Around 2 years of age, you can start thinking about whether or not you want to start potty training with your little one. You also want to make sure that they meet the 5 signs your child is ready for potty training I have listed below.
Potty training is probably one of the most dreaded tasks we, as parents, are required to teach our children. Buuuut it is important that your child knows how to use the restroom on their own for obvious reasons – starting school, basic life skills, allll the moolah you will save on diapers!
A lot of times the reason you hear horror stories about potty training that goes on, and on, and on, is because the child isn’t ready to start potty training. I have put together 5 signs you should look for to see if your kiddo is ready.
I will also touch on some key pointers to keep in mind once you start potty training. Plus how to deal with bedwetting!
5 Signs Your Child is Ready for Potty Training
So your child is 2 years old and you are thinking about starting potty training. Or, maybe you have started potty training, but it isn’t going too well. Look for these signs to make sure your child is ready for potty training:
- Stays dry for at least 2-3 hours.
- Understands the idea of using the restroom on their own
- Able to communicate with you when they need to use the restroom.
- Interested in learning about using the potty themselves.
- Can undress and use the potty chair themselves.
Like I mentioned before, the majority of the reason a child can’t potty train is that they just simply don’t want to and aren’t ready. They need to have an interest in wanting to use the restroom on their own and take care of themselves.
How to Get Started With Potty Training
Okay, so you’ve figured out your child is ready to start potty training. But, now what?
There is no exact method to potty training that works, although there are many out there. The main points are exampling to your child how to use the bathroom themselves and helping them recognize their body’s signal that they need to go.
Here are some general guidelines to help you get started potty training your little one:
- Purchase a toilet training potty or seat. You will want to explain to your child what it is and how they will use it.
- Dress your child in clothing where they are able to undress themselves. For example, pants and shorts with buttons tend to be hard for children to get off themselves. Even though you will help them to the bathroom at first it gives them a sense of independence to do it on their own – and you want them to feel confident that they can do it on there own.
- Give your child the responsibility of telling you when they need to go. Constantly reminding them to use the potty won’t help them learn to listen to their body’s signal that they need to use the restroom.
- Wash your hands each time and tell your child to do the same. It is important to be a good role model for your child to develop healthy hygiene habits.
Practice, practice, practice. The only way your child will learn how to use the toilet alone is for you to practice with them and show them how.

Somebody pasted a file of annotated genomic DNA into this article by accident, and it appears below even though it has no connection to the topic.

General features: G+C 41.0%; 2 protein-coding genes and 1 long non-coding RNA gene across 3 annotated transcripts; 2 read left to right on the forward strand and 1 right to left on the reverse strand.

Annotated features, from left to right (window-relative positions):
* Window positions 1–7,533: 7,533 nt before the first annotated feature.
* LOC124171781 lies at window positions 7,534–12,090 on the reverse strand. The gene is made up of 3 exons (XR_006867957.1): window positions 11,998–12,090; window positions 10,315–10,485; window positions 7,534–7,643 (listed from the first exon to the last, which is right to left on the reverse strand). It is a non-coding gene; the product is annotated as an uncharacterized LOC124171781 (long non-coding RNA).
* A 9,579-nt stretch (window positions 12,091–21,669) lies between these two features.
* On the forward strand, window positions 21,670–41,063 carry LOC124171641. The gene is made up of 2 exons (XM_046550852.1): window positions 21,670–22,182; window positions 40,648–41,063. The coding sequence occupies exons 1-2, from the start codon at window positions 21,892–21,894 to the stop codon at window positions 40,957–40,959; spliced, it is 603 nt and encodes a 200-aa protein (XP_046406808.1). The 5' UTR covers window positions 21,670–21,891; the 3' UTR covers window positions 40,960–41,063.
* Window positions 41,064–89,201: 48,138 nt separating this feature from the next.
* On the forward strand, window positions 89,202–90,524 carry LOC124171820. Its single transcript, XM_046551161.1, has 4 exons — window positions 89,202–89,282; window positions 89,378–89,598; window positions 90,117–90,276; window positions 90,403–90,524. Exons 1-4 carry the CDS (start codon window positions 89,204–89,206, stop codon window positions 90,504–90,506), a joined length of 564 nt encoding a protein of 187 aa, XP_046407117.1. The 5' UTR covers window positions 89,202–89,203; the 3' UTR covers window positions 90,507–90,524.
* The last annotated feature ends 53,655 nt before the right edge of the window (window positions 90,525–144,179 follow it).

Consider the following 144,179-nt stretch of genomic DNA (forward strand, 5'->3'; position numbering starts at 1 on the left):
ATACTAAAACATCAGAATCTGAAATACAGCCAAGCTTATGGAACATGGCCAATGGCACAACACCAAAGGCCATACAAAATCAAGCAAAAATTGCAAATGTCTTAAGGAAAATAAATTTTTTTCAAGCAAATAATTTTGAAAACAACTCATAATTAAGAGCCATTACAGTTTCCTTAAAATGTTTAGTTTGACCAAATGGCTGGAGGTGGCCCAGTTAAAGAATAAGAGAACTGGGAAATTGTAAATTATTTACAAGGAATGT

Things To Keep in Mind While Potty Training
Here are some other tips you can use throughout your potty training journey that I learned while coaching and helping mamas, like you, through potty training:
Don’t expect instant success. You may hear other moms or family members talk about how they potty trained their child in just a few days or weeks. In reality, this is not the norm. Your child is going to have accidents and it’s going to take time for them to learn. Be patient.
Use training pants during the day and diapers at night. Potty training at nighttime is much harder and takes longer for children to learn. I’ll touch more on nighttime bedwetting in just a moment.
Praise never punish! To be successful at potty training your child needs to want to learn how to use the potty. You can create a positive and relaxed association by teaching to use the potty with praise rather than punishment.
Yelling or teasing after an accident can further the time it takes to potty train your child and create a negative experience with potty training for your child.
When your child has an accident don’t make a big deal of it. Offer reassurance to your child that everyone has accidents when they are learning how to use the toilet. Don’t punish your child for accidents.
What To Do About Nighttime Bedwetting
Bedwetting at night is super common. Children have small bladders that make it hard for them to hold their urine for very long. Plus they tend to be pretty sound sleepers and won’t wake up when they need to use the restroom.
Here is what you can do to help with nighttime bedwetting:
- Limit the amount of liquids your child drinks 2 hours before bedtime. This doesn’t mean they can’t have anything to drink before bed, but I wouldn’t suggest putting them to bed with a sippy cup of milk.
- Have your child use the bathroom right before going to bed and as soon as they wake up.
- Use training pants (or diapers at first) and invest in a mattress cover.
- Praise them when they stay dry and respond gently when they have accidents. Getting angry when they wet the bed won’t help you or them through their potty training journey.
- Tell them to use the toilet if they wake up in the middle of the night. Make sure they know it is okay to wake you, your partner, or older sibling up in the middle of the night if they need help using the restroom.
Let’s Wrap It Up
Potty training shouldn’t be as hard as everyone makes it out to be. Going in with a positive mindset can make all the difference. As long as your child is ready and interested and you provide guidance and positive feedback to your child potty training should be a success.
Start as soon as your child is at least 2 and show the 4 readiness signs. This will give your child plenty of time to get using the restroom down before it becomes a necessity – like for daycare or Kindergarten.